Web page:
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Re: ancient Venetian binding



I have an excellent book by J.A. Szirmai called _The Archaeology of
Medieval Bookbinding_, which goes from ancient Coptic practice (which
is what I'd always heard referred to as the oldest codex form) up
through the 17th century. The Coptic practice uses unsupported sewing
to a stiffened outside, either boards or often just several layers of
parchment or paper glued together, but I don't recall any mention of
stitching to wraparound leather without boards of some sort. Szirmai
is available through bn.com for about $150 and has lots of great
pictures and diagrams of ancient bindings; I recently recreated a
10th century Carolingian binding with great success based on the
descriptions from this book.

Hope this helps...

Meg Miller

>Does anyone know ancient Venetian binding method?  The one I saw has strings
>stitched on the signature and stitched through a piece of leather which wraps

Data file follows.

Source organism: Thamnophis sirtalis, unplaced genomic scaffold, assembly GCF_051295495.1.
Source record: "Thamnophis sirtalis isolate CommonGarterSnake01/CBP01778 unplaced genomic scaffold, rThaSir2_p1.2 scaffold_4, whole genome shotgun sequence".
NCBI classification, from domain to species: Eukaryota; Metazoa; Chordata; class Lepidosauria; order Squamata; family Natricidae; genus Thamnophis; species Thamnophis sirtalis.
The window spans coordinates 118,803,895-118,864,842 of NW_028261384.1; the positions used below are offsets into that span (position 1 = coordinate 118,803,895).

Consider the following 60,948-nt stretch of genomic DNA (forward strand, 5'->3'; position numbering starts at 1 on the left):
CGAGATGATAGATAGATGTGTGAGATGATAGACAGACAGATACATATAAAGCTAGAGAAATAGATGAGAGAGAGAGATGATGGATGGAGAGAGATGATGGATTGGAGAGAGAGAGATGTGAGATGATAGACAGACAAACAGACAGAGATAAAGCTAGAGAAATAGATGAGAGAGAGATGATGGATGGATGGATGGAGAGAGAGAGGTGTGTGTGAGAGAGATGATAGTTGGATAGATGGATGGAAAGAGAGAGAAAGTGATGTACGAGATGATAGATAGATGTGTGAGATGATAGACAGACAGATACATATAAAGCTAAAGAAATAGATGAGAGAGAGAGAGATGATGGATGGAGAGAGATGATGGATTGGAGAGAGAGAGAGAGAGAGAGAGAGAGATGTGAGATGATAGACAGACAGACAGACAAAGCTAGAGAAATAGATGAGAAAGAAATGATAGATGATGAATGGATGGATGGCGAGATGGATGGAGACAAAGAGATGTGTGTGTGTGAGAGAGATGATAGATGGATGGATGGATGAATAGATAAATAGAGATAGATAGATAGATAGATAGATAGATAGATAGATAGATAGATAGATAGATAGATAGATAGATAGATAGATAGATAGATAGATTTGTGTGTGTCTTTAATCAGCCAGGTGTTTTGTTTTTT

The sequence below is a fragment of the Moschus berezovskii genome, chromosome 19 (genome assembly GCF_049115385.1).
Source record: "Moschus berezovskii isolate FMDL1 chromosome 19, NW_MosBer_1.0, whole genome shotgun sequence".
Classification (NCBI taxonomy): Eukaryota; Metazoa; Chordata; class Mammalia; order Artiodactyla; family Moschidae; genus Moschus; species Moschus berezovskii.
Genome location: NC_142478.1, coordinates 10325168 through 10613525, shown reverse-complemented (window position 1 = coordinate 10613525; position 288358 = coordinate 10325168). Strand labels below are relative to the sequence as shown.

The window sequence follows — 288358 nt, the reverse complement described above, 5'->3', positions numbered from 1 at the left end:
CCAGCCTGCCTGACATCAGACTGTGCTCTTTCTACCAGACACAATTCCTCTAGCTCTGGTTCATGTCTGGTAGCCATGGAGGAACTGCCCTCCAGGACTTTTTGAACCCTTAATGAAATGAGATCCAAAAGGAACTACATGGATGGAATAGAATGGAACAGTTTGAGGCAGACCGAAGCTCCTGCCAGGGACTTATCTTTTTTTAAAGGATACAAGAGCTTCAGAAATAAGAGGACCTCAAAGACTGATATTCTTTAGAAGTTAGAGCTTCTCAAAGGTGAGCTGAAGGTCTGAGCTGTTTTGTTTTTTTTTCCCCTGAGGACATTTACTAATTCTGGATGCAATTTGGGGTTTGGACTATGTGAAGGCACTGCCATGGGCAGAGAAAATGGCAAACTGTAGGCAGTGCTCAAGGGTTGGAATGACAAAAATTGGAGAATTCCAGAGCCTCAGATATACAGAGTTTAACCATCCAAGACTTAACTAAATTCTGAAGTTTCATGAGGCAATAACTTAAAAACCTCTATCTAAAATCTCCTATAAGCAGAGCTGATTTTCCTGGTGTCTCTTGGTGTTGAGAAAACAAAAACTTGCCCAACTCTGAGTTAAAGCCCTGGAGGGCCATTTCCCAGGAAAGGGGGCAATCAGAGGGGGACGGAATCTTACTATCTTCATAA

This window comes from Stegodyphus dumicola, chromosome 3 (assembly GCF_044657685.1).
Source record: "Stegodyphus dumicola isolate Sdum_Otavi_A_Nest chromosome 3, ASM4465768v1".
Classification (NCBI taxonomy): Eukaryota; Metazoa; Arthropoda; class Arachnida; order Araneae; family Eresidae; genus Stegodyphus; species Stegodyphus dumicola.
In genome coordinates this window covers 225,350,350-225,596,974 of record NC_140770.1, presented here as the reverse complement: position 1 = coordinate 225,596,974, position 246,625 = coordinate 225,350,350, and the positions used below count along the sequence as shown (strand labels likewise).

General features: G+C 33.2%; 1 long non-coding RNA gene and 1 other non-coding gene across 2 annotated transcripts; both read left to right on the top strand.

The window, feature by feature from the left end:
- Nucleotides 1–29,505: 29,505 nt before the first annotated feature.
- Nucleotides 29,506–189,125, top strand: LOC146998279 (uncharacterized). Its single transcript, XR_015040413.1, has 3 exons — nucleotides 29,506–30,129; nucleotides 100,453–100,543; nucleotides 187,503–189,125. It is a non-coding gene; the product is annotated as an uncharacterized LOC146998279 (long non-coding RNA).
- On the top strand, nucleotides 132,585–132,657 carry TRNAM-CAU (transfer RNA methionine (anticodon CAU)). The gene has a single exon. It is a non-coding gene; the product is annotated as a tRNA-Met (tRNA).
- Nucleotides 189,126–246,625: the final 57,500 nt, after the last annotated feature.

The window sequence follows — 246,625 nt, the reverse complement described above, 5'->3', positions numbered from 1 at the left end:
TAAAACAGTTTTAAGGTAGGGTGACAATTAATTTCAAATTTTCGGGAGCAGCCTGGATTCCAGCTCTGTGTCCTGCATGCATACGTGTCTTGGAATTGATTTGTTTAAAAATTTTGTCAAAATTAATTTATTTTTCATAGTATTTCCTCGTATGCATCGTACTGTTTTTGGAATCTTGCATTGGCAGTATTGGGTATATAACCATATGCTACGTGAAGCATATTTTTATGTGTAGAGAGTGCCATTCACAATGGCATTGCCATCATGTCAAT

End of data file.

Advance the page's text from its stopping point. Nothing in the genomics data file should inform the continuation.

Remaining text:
>around as a jacket.  Does it sound familiar to any of you?  It is
>said to be the
>oldest book binding method in the world and that the method was adopted by the
>monks for copying books and sharing knowledge with each other.  I'd
>very much like
>to know if there is anything written on it or any pictures available
>for further
>study.
>
>Thank you very much!
>
>Yixi Zhang
>
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      For subscription information, the Archive, and other related
            resources and links go to the Book_Arts-L FAQ at:
                      <http://www.philobiblon.com>
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